AAPD issues first evidence-based guideline on silver diamine fluoride use
October 16, 2017
The American Academy of Pediatric Dentistry announced Oct. 11 that it issued the first evidence-based guideline on the use of silver diamine fluoride to treat caries in pediatric and special needs patients.
The guideline is based on a systematic review from 1969-2016 and will likely lead to broader adoption of the treatment, according to AAPD.
“Aside from fluoridated water, silver diamine fluoride may be the single greatest innovation in pediatric dental health in the last century,” said Dr. James Nickman, AAPD president, in a news release. “Given its minimal cost and easy, painless application, it could help close the gap in health care disparities.”
According to the U.S. Centers for Disease Control and Prevention, caries is the most prevalent infectious disease in children in the U.S., affecting more than 40 percent of infants and preschoolers by the time they reach kindergarten, and about half of all children from lower-income families.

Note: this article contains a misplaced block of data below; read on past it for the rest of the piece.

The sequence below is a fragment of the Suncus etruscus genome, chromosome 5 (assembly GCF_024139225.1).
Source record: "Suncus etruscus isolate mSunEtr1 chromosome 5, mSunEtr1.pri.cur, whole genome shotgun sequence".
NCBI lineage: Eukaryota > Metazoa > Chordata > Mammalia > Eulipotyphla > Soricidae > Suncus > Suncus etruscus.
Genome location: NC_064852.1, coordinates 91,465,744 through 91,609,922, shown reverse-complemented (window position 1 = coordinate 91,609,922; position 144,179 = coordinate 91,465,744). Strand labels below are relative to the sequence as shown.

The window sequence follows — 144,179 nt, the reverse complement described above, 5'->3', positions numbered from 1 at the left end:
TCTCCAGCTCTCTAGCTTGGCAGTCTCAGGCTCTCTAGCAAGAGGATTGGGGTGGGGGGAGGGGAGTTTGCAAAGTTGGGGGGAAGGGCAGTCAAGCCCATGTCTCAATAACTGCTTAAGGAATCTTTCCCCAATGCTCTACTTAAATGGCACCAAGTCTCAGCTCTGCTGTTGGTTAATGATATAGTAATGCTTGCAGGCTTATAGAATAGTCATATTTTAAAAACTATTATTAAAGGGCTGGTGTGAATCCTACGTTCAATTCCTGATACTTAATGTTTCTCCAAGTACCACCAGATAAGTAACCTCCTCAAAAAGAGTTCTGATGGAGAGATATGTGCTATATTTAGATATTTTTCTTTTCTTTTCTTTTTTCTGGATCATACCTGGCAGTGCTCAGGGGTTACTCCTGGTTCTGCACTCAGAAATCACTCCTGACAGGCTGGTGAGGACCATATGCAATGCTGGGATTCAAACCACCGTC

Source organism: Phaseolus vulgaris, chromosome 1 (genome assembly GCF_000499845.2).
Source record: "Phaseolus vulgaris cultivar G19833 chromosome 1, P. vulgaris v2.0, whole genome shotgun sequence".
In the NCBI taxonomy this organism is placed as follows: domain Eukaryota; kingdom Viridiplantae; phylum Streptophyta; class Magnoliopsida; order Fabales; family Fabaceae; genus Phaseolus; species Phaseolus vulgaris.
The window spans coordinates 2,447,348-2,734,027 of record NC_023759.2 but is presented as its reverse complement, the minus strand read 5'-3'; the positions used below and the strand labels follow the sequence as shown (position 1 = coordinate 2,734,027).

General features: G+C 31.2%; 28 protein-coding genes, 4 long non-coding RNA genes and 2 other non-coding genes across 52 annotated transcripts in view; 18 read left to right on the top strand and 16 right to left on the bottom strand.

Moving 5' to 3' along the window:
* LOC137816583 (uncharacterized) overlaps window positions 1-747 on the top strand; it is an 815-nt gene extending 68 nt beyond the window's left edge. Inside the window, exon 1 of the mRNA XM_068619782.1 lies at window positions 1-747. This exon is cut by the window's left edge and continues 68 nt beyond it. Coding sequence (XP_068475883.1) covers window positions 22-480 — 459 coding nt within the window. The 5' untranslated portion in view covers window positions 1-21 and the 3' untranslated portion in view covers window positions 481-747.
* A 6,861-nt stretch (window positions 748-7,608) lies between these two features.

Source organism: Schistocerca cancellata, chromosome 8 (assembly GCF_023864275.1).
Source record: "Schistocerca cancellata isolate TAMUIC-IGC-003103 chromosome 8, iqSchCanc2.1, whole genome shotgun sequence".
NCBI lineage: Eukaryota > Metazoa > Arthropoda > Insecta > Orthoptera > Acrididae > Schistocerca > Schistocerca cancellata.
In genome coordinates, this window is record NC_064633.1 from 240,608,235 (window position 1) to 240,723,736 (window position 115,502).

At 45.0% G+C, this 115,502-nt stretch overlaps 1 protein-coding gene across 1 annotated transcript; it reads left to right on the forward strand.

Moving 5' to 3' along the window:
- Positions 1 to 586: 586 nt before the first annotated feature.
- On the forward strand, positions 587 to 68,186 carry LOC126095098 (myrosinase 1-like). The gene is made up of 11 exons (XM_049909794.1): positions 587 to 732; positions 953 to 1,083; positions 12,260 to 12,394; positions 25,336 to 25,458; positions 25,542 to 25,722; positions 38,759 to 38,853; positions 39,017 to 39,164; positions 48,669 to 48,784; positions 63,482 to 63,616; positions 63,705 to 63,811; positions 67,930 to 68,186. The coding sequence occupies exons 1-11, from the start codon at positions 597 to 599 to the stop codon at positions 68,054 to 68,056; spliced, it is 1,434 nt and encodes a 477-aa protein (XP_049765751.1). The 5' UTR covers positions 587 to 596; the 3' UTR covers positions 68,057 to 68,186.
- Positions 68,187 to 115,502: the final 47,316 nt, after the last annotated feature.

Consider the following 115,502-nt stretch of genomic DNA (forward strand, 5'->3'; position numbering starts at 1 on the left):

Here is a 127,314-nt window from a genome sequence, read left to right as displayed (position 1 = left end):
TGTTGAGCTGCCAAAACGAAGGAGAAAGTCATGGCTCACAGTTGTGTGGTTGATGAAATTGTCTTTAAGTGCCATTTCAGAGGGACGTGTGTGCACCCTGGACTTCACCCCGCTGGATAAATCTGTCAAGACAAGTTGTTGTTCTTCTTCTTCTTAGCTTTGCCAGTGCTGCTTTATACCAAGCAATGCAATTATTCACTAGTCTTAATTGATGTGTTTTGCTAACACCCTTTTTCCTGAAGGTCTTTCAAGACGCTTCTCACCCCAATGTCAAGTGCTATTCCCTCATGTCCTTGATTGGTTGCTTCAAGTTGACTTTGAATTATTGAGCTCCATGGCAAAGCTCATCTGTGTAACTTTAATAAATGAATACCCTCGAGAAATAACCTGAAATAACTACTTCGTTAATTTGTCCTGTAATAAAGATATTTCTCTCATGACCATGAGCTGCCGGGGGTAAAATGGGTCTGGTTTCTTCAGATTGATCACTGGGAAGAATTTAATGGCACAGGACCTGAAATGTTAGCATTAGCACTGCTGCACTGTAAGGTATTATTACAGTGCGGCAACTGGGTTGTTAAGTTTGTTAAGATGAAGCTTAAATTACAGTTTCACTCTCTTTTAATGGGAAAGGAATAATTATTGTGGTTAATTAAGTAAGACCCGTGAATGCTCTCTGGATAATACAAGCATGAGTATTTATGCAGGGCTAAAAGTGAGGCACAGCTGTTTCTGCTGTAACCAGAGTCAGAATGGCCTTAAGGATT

Approved by the Food and Drug Administration in 2014 to treat tooth sensitivity in adults, silver diamine fluoride is a minimally invasive, low-cost treatment that dentists paint on the patient’s teeth to treat cavities, according to AAPD, adding that the guidelines would increase clarity around its uses and benefits.
The systematic review conducted for the research found no significant adverse effects, according to AAPD. The most notable downside is that silver diamine fluoride turns cavities black. However, current treatment of caries in young children, especially those with special needs, often involves sedation or general anesthesia, both of which have additional health risks for the patient, the AAPD said in a news release.
"Silver diamine fluoride (38 percent solution) gives us another simple and safe option to treat cavities in [the primary teeth of] children who can't cope with getting traditional fillings," said Dr. Yasmi Crystal, clinical associate professor of pediatric dentistry at New York University College of Dentistry. "Prevention is our number one priority, but if a child does have a cavity, we need to treat it before the child develops pain and infection. However, we also want to make sure they have a good experience at the dentist, so this is a good way to do both."